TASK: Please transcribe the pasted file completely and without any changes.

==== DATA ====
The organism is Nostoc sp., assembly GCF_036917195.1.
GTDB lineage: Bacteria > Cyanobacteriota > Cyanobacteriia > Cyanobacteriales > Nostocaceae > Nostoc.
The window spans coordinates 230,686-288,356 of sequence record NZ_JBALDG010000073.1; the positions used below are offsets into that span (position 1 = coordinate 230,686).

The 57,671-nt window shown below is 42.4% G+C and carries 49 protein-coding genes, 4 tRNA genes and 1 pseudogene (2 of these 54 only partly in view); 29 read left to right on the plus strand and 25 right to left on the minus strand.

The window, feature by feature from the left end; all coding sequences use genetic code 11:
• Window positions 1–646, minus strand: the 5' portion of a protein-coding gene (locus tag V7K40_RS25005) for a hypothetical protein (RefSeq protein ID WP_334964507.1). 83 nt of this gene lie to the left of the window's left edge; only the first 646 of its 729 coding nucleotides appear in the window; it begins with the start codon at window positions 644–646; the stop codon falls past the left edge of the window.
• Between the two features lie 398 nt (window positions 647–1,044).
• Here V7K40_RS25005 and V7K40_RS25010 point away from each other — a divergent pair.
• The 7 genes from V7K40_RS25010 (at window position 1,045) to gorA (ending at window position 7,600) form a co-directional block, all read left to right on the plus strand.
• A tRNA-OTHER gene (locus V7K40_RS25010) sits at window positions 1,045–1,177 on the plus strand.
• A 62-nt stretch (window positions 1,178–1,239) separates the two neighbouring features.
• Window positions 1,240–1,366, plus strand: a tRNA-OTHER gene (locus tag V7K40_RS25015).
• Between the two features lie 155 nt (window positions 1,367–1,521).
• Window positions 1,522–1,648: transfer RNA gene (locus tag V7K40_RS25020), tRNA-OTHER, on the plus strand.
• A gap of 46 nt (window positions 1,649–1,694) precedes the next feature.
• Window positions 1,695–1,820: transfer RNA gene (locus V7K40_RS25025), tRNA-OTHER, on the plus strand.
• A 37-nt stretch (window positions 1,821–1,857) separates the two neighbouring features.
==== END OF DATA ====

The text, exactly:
The organism is Nostoc sp., assembly GCF_036917195.1.
GTDB lineage: Bacteria > Cyanobacteriota > Cyanobacteriia > Cyanobacteriales > Nostocaceae > Nostoc.
The window spans coordinates 230,686-288,356 of sequence record NZ_JBALDG010000073.1; the positions used below are offsets into that span (position 1 = coordinate 230,686).

The 57,671-nt window shown below is 42.4% G+C and carries 49 protein-coding genes, 4 tRNA genes and 1 pseudogene (2 of these 54 only partly in view); 29 read left to right on the plus strand and 25 right to left on the minus strand.

The window, feature by feature from the left end; all coding sequences use genetic code 11:
• Window positions 1–646, minus strand: the 5' portion of a protein-coding gene (locus tag V7K40_RS25005) for a hypothetical protein (RefSeq protein ID WP_334964507.1). 83 nt of this gene lie to the left of the window's left edge; only the first 646 of its 729 coding nucleotides appear in the window; it begins with the start codon at window positions 644–646; the stop codon falls past the left edge of the window.
• Between the two features lie 398 nt (window positions 647–1,044).
• Here V7K40_RS25005 and V7K40_RS25010 point away from each other — a divergent pair.
• The 7 genes from V7K40_RS25010 (at window position 1,045) to gorA (ending at window position 7,600) form a co-directional block, all read left to right on the plus strand.
• A tRNA-OTHER gene (locus V7K40_RS25010) sits at window positions 1,045–1,177 on the plus strand.
• A 62-nt stretch (window positions 1,178–1,239) separates the two neighbouring features.
• Window positions 1,240–1,366, plus strand: a tRNA-OTHER gene (locus tag V7K40_RS25015).
• Between the two features lie 155 nt (window positions 1,367–1,521).
• Window positions 1,522–1,648: transfer RNA gene (locus tag V7K40_RS25020), tRNA-OTHER, on the plus strand.
• A gap of 46 nt (window positions 1,649–1,694) precedes the next feature.
• Window positions 1,695–1,820: transfer RNA gene (locus V7K40_RS25025), tRNA-OTHER, on the plus strand.
• A 37-nt stretch (window positions 1,821–1,857) separates the two neighbouring features.